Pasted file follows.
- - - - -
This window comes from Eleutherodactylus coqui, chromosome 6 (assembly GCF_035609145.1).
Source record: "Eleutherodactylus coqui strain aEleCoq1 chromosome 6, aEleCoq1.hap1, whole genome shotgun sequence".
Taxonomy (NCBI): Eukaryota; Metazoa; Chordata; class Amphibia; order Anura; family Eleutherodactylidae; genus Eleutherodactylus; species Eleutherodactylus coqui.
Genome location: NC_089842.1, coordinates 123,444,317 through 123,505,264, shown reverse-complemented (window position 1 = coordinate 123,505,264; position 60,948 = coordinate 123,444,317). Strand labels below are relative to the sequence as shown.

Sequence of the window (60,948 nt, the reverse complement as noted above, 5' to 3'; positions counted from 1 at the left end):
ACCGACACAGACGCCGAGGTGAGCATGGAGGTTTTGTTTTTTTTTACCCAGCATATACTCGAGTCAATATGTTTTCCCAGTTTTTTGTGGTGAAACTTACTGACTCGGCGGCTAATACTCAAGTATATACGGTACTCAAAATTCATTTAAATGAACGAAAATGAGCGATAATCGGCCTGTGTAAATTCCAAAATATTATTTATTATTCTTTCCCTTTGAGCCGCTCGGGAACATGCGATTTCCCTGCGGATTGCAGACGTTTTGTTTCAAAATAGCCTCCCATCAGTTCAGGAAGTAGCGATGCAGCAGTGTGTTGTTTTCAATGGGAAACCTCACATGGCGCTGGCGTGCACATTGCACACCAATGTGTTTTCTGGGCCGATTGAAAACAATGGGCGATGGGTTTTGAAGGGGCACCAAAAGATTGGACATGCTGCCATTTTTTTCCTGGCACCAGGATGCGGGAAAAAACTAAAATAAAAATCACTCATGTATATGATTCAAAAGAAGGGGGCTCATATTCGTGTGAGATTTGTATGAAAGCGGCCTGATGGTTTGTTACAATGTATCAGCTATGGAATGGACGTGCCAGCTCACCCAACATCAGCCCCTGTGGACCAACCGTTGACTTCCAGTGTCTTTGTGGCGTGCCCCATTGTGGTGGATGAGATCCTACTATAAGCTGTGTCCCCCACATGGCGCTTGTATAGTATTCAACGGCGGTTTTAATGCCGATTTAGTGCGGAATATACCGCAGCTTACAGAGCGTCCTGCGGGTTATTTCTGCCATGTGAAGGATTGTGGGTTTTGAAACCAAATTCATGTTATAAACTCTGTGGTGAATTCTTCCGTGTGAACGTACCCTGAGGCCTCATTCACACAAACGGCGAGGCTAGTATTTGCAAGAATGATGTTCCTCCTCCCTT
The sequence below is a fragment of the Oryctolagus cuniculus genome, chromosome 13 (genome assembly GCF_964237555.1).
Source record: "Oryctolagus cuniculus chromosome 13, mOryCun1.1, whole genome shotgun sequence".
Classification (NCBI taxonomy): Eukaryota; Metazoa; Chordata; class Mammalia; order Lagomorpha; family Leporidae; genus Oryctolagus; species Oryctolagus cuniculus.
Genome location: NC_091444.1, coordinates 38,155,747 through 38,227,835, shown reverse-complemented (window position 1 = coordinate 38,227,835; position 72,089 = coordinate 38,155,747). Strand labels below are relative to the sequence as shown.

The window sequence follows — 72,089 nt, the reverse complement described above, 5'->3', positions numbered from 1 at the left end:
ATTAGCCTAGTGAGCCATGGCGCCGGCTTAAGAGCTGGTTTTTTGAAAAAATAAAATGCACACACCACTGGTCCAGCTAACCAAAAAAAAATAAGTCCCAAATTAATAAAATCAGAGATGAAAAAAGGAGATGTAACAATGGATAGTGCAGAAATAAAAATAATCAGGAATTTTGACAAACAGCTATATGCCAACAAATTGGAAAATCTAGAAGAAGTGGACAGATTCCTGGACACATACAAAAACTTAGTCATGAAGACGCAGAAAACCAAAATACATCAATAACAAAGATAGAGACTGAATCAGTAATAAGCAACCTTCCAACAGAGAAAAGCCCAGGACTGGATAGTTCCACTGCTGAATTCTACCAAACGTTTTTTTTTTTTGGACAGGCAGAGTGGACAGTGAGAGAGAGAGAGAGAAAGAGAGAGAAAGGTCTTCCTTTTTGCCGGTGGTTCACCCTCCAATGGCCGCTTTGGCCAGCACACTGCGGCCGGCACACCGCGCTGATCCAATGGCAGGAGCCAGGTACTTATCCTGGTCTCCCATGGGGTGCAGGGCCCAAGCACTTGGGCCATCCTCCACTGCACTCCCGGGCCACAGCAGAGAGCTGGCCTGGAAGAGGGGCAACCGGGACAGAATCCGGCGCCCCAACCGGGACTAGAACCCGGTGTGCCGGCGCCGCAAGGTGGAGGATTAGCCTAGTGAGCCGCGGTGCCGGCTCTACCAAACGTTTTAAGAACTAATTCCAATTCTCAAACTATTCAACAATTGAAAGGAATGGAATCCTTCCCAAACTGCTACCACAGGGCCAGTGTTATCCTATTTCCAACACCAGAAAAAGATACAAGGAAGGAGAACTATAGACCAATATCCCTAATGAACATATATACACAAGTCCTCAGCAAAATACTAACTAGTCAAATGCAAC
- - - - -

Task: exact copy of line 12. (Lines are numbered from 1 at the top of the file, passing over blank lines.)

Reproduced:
ATTAGCCTAGTGAGCCATGGCGCCGGCTTAAGAGCTGGTTTTTTGAAAAAATAAAATGCACACACCACTGGTCCAGCTAACCAAAAAAAAATAAGTCCCAAATTAATAAAATCAGAGATGAAAAAAGGAGATGTAACAATGGATAGTGCAGAAATAAAAATAATCAGGAATTTTGACAAACAGCTATATGCCAACAAATTGGAAAATCTAGAAGAAGTGGACAGATTCCTGGACACATACAAAAACTTAGTCATGAAGACGCAGAAAACCAAAATACATCAATAACAAAGATAGAGACTGAATCAGTAATAAGCAACCTTCCAACAGAGAAAAGCCCAGGACTGGATAGTTCCACTGCTGAATTCTACCAAACGTTTTTTTTTTTTGGACAGGCAGAGTGGACAGTGAGAGAGAGAGAGAGAAAGAGAGAGAAAGGTCTTCCTTTTTGCCGGTGGTTCACCCTCCAATGGCCGCTTTGGCCAGCACACTGCGGCCGGCACACCGCGCTGATCCAATGGCAGGAGCCAGGTACTTATCCTGGTCTCCCATGGGGTGCAGGGCCCAAGCACTTGGGCCATCCTCCACTGCACTCCCGGGCCACAGCAGAGAGCTGGCCTGGAAGAGGGGCAACCGGGACAGAATCCGGCGCCCCAACCGGGACTAGAACCCGGTGTGCCGGCGCCGCAAGGTGGAGGATTAGCCTAGTGAGCCGCGGTGCCGGCTCTACCAAACGTTTTAAGAACTAATTCCAATTCTCAAACTATTCAACAATTGAAAGGAATGGAATCCTTCCCAAACTGCTACCACAGGGCCAGTGTTATCCTATTTCCAACACCAGAAAAAGATACAAGGAAGGAGAACTATAGACCAATATCCCTAATGAACATATATACACAAGTCCTCAGCAAAATACTAACTAGTCAAATGCAAC